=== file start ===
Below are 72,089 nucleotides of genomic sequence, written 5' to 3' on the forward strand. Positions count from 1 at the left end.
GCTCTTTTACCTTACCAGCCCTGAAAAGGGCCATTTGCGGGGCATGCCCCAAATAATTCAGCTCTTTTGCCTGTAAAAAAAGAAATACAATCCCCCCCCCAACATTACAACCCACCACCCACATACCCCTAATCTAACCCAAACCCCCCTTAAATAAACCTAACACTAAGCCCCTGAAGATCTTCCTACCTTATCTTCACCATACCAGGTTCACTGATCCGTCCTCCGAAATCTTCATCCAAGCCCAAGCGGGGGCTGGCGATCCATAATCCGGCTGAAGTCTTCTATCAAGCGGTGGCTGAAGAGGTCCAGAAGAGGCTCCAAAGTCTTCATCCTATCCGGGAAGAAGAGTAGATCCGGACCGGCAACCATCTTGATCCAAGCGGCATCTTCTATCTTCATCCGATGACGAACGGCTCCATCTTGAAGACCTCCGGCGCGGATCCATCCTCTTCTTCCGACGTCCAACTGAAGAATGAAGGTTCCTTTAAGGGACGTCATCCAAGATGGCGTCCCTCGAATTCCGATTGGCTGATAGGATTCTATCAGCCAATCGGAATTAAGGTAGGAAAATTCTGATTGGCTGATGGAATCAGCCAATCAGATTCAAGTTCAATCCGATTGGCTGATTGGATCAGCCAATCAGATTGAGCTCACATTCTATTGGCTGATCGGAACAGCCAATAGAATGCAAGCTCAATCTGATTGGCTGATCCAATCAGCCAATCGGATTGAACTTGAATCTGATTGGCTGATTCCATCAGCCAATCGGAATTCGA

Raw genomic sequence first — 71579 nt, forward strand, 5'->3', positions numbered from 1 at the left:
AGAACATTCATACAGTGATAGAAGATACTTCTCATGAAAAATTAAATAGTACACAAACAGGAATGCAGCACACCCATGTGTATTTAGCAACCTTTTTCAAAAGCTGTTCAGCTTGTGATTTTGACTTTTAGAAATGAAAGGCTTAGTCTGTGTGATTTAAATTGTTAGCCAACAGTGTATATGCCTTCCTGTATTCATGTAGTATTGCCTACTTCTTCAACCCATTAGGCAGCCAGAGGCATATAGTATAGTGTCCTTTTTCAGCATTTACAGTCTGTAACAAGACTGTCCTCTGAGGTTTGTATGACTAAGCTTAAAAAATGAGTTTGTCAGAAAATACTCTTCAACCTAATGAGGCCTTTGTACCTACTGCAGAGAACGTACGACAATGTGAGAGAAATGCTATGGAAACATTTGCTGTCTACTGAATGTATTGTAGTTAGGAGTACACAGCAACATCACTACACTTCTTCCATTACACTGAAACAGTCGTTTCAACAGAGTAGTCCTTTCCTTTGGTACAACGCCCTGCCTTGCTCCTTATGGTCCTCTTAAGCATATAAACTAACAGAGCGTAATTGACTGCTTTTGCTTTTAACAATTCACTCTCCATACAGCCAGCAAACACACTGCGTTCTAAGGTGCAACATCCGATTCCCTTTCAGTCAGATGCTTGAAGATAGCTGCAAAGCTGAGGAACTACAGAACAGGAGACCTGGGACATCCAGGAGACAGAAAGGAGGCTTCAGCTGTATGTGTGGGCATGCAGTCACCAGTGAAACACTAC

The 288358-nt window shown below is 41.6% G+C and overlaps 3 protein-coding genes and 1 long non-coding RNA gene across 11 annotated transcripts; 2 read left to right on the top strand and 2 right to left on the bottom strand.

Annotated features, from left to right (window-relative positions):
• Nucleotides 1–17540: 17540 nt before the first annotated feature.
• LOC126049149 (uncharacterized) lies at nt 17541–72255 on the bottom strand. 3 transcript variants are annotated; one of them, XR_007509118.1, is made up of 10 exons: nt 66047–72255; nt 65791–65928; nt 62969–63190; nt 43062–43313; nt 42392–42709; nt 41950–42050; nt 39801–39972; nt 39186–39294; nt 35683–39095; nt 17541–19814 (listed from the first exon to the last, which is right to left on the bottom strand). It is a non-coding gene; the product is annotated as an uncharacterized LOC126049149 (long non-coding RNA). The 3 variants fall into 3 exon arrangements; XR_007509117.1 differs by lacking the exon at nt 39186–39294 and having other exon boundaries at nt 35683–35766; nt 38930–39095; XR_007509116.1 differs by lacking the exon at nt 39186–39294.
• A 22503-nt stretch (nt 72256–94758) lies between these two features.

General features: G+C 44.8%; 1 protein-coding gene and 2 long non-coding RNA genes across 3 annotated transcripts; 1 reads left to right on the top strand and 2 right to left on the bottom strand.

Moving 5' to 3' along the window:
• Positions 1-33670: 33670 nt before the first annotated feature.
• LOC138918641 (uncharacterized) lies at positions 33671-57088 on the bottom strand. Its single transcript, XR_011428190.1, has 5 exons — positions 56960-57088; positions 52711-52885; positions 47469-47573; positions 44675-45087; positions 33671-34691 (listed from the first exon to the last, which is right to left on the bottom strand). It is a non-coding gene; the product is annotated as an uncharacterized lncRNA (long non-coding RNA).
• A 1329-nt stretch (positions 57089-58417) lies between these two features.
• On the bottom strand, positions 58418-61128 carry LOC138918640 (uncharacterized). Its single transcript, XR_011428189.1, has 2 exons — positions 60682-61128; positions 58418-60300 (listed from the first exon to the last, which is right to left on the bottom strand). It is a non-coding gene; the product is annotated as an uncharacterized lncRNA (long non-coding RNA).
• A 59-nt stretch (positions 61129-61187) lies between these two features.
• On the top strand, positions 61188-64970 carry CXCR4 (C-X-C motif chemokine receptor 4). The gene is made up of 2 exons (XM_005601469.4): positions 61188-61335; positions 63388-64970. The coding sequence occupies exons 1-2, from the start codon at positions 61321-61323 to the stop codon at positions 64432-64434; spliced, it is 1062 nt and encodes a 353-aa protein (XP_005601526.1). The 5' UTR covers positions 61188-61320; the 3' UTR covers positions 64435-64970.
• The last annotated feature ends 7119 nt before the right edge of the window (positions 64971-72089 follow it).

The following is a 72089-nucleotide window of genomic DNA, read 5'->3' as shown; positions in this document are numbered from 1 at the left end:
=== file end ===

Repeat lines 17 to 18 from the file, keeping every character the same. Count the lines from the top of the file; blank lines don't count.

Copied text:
• On the top strand, positions 61188-64970 carry CXCR4 (C-X-C motif chemokine receptor 4). The gene is made up of 2 exons (XM_005601469.4): positions 61188-61335; positions 63388-64970. The coding sequence occupies exons 1-2, from the start codon at positions 61321-61323 to the stop codon at positions 64432-64434; spliced, it is 1062 nt and encodes a 353-aa protein (XP_005601526.1). The 5' UTR covers positions 61188-61320; the 3' UTR covers positions 64435-64970.
• The last annotated feature ends 7119 nt before the right edge of the window (positions 64971-72089 follow it).